Spain and Greece are scrambling to mitigate the economic
impact of Thomas Cook's collapse,
which has dealt a major blow to hotels.
The demise of Thomas Cook Airlines, which transported many Brits
to Spain on scheduled and charter flights, has left some destinations with
significantly less airlift. Meanwhile, hotels and resorts that had relied heavily
on Thomas Cook's wholesale business to sell the bulk of their inventory are now
facing financial insolvency.
According to reports, the Spanish Confederation of Hotels
and Tourist Accommodation expects that up to 1.3 million travelers will be
unable to fly into Spain in the coming fall and winter months. It also estimates
that around 500 Spanish hotels are at risk of imminent closure.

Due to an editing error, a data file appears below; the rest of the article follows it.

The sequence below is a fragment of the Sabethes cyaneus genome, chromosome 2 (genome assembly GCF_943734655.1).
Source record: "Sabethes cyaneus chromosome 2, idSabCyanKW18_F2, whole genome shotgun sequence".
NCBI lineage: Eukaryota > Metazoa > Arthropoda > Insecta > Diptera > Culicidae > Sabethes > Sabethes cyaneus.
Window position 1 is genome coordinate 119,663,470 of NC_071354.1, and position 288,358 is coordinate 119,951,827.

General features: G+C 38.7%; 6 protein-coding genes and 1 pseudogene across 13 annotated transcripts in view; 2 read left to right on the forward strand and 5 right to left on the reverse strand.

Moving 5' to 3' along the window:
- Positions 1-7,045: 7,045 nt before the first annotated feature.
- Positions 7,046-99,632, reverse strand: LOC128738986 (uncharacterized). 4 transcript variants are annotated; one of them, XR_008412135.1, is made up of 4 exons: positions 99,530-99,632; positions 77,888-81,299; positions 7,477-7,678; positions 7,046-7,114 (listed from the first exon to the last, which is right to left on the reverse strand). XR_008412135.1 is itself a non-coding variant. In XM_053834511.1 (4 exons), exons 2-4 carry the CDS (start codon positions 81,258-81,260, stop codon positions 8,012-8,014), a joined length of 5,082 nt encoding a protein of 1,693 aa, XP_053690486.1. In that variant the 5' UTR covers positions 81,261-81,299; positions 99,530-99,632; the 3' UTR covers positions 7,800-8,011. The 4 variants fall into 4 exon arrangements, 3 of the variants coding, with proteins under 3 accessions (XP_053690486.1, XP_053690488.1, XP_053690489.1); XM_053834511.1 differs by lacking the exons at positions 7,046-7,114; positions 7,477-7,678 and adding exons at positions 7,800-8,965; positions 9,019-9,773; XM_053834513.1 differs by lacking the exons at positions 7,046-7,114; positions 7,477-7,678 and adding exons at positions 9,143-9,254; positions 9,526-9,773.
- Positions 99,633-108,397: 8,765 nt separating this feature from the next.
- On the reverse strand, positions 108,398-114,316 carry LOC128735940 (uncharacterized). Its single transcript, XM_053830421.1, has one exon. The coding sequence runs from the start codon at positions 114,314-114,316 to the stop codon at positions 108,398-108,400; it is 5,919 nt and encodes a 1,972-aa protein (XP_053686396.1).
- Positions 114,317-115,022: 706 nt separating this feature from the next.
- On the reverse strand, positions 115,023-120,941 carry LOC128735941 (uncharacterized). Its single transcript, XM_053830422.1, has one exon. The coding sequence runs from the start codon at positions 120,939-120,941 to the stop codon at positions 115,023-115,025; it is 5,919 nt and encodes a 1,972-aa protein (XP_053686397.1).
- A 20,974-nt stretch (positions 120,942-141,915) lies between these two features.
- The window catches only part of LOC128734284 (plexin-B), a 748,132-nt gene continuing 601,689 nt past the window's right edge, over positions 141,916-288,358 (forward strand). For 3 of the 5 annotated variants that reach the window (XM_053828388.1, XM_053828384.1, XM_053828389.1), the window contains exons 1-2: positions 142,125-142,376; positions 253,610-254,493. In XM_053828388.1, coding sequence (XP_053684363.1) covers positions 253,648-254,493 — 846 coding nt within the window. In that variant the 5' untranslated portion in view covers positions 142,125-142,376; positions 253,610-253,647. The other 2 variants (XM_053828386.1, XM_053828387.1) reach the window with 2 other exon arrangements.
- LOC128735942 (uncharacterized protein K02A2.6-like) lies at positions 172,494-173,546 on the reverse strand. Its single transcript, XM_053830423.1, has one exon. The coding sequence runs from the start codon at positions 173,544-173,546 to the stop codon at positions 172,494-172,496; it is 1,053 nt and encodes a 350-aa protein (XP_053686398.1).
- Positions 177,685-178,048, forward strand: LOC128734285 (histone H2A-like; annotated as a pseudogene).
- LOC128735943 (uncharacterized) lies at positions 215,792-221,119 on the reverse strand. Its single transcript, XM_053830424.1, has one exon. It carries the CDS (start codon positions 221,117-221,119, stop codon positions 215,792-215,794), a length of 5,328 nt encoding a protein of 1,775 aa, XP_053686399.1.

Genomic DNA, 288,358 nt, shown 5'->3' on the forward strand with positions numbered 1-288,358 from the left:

The Spanish government has responded with rescue measures,
including a credit line for struggling businesses and subsidies to buoy the
Canary Islands and Balearic Islands, the two most popular winter destinations
in Spain for Thomas Cook customers.
Greece also is bracing for a major financial hit. Alexandros
Vassilikos, president of the Hellenic Chamber of Hotels, called the Thomas Cook
situation "one of the biggest crises we have had to deal with so far."
A survey of 10,000 Greek hotels conducted by the trade group
indicates that around 1,200 properties were working with various Thomas Cook
organizations at the time of the company's collapse. That number includes hotels
branded under Thomas Cook Hotels & Resorts -- which includes the Sentido,
Casa Cook and Cook's Club flags, among others. Many other hotels had counted on
Thomas Cook for more than 75% of their sales.
"These hotels are on the priority list in all
discussions, in order to apply measures that will allow them to operate again
next year," said Vassilikos. He said the Hellenic Chamber of Hotels will
work with national and regional authorities to try to replace flights and
increase advertising for impacted markets.